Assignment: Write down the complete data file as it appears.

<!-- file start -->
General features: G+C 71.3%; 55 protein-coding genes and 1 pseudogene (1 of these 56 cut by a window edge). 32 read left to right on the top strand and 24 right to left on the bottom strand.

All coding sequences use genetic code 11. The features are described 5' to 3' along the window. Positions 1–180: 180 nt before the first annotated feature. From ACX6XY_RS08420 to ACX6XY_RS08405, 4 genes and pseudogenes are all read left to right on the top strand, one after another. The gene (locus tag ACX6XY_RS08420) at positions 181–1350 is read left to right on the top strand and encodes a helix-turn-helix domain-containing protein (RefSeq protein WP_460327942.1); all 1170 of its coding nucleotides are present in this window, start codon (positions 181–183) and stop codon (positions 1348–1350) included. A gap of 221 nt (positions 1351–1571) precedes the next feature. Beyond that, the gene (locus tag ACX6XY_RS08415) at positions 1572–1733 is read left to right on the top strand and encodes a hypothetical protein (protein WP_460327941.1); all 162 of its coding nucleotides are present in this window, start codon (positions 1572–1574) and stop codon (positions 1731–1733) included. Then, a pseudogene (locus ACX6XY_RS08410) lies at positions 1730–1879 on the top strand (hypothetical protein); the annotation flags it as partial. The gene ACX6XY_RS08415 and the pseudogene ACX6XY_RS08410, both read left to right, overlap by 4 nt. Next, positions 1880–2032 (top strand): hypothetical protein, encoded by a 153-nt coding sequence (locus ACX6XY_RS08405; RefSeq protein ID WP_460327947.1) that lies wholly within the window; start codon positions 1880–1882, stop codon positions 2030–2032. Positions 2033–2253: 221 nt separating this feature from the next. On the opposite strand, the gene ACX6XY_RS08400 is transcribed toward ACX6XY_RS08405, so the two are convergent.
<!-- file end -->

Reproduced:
General features: G+C 71.3%; 55 protein-coding genes and 1 pseudogene (1 of these 56 cut by a window edge). 32 read left to right on the top strand and 24 right to left on the bottom strand.

All coding sequences use genetic code 11. The features are described 5' to 3' along the window. Positions 1–180: 180 nt before the first annotated feature. From ACX6XY_RS08420 to ACX6XY_RS08405, 4 genes and pseudogenes are all read left to right on the top strand, one after another. The gene (locus tag ACX6XY_RS08420) at positions 181–1350 is read left to right on the top strand and encodes a helix-turn-helix domain-containing protein (RefSeq protein WP_460327942.1); all 1170 of its coding nucleotides are present in this window, start codon (positions 181–183) and stop codon (positions 1348–1350) included. A gap of 221 nt (positions 1351–1571) precedes the next feature. Beyond that, the gene (locus tag ACX6XY_RS08415) at positions 1572–1733 is read left to right on the top strand and encodes a hypothetical protein (protein WP_460327941.1); all 162 of its coding nucleotides are present in this window, start codon (positions 1572–1574) and stop codon (positions 1731–1733) included. Then, a pseudogene (locus ACX6XY_RS08410) lies at positions 1730–1879 on the top strand (hypothetical protein); the annotation flags it as partial. The gene ACX6XY_RS08415 and the pseudogene ACX6XY_RS08410, both read left to right, overlap by 4 nt. Next, positions 1880–2032 (top strand): hypothetical protein, encoded by a 153-nt coding sequence (locus ACX6XY_RS08405; RefSeq protein ID WP_460327947.1) that lies wholly within the window; start codon positions 1880–1882, stop codon positions 2030–2032. Positions 2033–2253: 221 nt separating this feature from the next. On the opposite strand, the gene ACX6XY_RS08400 is transcribed toward ACX6XY_RS08405, so the two are convergent.